Jail Tale, Part Two

Read the first installment before proceeding:


Entering a jail cell-block is like coming to a party, a party where you don’t know anyone.  I was forcibly invited to this particular party by a Hannibal cop who works for the city.

The door to D-Block was unlocked for me by one of the invisible jailers who presumably inhabit the Bubble, a central room surrounded radially by what they call “pods” for some reason, another term for cell-block.  Two-way mirrored glass lets the jailers see into the pods without the inmates being able to see the jailers.

D-Block was an all-white collection of muscular and bare-chested miscreants, all of whom but one were about half my age.  Most of them were engaged in a lively game of hackey-sack.  This surprised me; I first encountered hackey-sack way back in the seventies.  Back then it was a common hippie recreation and I had the impression that the game originated in the hippies’ homeland, the West Coast.  Thinking about this I realized that during the intervening decades many hippies have been to prison, often for drug offenses.  I gathered from my fellow inmates that hackey-sack is very common in prisons and jails these days.

Why might this be?  The game requires a bare minimum of equipment, for one thing.  Just a three-inch by one-and-one-half-inch stitched-together cloth pouch filled with rice, beans, or any sort of granular substance.  A hackey-sack is basically a small bean-bag, and the game is played by propelling the sack into the air using the sides of your feet.  The idea is to keep the sack in the air for as long as possible. The game isn’t competitive and no scores are kept.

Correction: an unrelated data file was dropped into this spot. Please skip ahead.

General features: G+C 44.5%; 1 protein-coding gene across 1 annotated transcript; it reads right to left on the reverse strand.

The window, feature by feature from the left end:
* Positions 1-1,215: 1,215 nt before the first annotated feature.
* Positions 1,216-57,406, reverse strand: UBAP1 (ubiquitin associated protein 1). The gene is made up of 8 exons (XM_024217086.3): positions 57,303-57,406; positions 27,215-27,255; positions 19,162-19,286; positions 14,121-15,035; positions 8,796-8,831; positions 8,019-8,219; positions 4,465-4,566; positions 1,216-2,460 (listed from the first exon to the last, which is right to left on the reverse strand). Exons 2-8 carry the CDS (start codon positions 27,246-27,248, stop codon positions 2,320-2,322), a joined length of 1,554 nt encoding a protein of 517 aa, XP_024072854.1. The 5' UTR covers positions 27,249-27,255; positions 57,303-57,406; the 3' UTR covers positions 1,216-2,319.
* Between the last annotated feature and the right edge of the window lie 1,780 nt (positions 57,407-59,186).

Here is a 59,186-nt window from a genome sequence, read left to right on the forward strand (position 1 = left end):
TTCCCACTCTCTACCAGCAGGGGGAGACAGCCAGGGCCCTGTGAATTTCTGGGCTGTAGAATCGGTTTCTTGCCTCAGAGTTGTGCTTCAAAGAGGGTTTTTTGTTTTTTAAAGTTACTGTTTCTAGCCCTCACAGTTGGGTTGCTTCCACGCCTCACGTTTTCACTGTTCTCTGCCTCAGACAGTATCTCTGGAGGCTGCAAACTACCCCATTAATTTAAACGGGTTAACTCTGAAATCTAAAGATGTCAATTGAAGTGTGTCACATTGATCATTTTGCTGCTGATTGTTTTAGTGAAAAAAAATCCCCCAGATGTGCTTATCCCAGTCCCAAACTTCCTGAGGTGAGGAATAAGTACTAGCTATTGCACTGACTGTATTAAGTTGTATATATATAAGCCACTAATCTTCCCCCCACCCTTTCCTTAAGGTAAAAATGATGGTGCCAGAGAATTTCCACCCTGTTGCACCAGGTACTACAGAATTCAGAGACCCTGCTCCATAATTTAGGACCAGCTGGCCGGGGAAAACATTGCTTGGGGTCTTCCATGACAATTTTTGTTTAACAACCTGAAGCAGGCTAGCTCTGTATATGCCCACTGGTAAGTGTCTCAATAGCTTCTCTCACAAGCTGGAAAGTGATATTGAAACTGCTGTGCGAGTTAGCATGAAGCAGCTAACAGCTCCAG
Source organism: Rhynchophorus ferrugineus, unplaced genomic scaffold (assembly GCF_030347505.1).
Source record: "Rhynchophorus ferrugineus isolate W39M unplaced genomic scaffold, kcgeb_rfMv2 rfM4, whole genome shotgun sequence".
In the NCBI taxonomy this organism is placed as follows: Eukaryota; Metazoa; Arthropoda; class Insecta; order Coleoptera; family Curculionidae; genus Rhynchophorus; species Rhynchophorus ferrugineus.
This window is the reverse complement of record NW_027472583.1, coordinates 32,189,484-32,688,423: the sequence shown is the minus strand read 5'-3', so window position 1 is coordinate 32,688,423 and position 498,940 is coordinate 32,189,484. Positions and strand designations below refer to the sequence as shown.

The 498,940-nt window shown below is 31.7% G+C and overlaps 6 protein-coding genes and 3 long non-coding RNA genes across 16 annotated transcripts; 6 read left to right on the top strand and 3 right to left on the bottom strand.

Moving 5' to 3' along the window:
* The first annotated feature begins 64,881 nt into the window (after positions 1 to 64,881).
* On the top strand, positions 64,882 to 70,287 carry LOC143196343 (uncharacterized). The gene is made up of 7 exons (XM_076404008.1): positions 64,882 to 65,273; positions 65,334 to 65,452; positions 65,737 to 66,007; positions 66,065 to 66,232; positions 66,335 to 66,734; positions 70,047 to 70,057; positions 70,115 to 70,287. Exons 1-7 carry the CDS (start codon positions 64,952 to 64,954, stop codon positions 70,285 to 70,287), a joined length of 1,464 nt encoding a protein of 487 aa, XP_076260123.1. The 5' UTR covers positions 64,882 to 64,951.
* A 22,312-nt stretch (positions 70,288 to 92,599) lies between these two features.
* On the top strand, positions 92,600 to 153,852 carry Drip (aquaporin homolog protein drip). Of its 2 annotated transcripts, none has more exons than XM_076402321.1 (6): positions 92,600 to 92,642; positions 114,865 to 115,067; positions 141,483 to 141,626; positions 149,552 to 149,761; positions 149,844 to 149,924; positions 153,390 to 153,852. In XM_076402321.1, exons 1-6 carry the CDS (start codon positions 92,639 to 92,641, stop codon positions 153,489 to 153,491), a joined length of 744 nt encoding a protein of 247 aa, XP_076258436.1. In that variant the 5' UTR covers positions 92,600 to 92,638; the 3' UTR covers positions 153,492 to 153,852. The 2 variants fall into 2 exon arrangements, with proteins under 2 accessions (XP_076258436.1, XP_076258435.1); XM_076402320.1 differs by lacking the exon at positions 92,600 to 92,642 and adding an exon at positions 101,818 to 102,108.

One player was obviously the cell-block maestro of the game; he was a young guy with amazingly intricate tattoos covering his torso and arms.  After the game I asked him where they got their sack.

“Well, when an inmate is about to be released, and before they turn in their clothing and towels, we’ll rip off the front pocket from their coveralls; that pocket is just the right size for a hackey-sack.  Someone will save the rice from a meal and dry it out on a windowsill, and that will be the filling.  String is used to stitch the sack up.  A hackey-sack generally will last about three months — we use ’em pretty hard!”

A jail inmate lives for novelty, whether it’s a meal or a new inmate.  After I had deposited my newly-sanitized but rather thin mattress and towels, etc. in my new cell, the other nine inmates gathered around me.

“Hey, man, what’re ya in for?”

I was a bit embarrassed at the triviality of the charges against me:

“Oh, my dog got out.”

“They arrested you for that?!”

“I didn’t show up for a court date — but I was never informed about it!”

“Ah, they do that all the time — once they have it in for ya, they can just make up warrants and not tell you.  What was your bond set at?”

“$800.00 cash-only.”

“They’ll let you out once you’ve been to court.  It’s a shame for you that it’s Labor Day weekend!”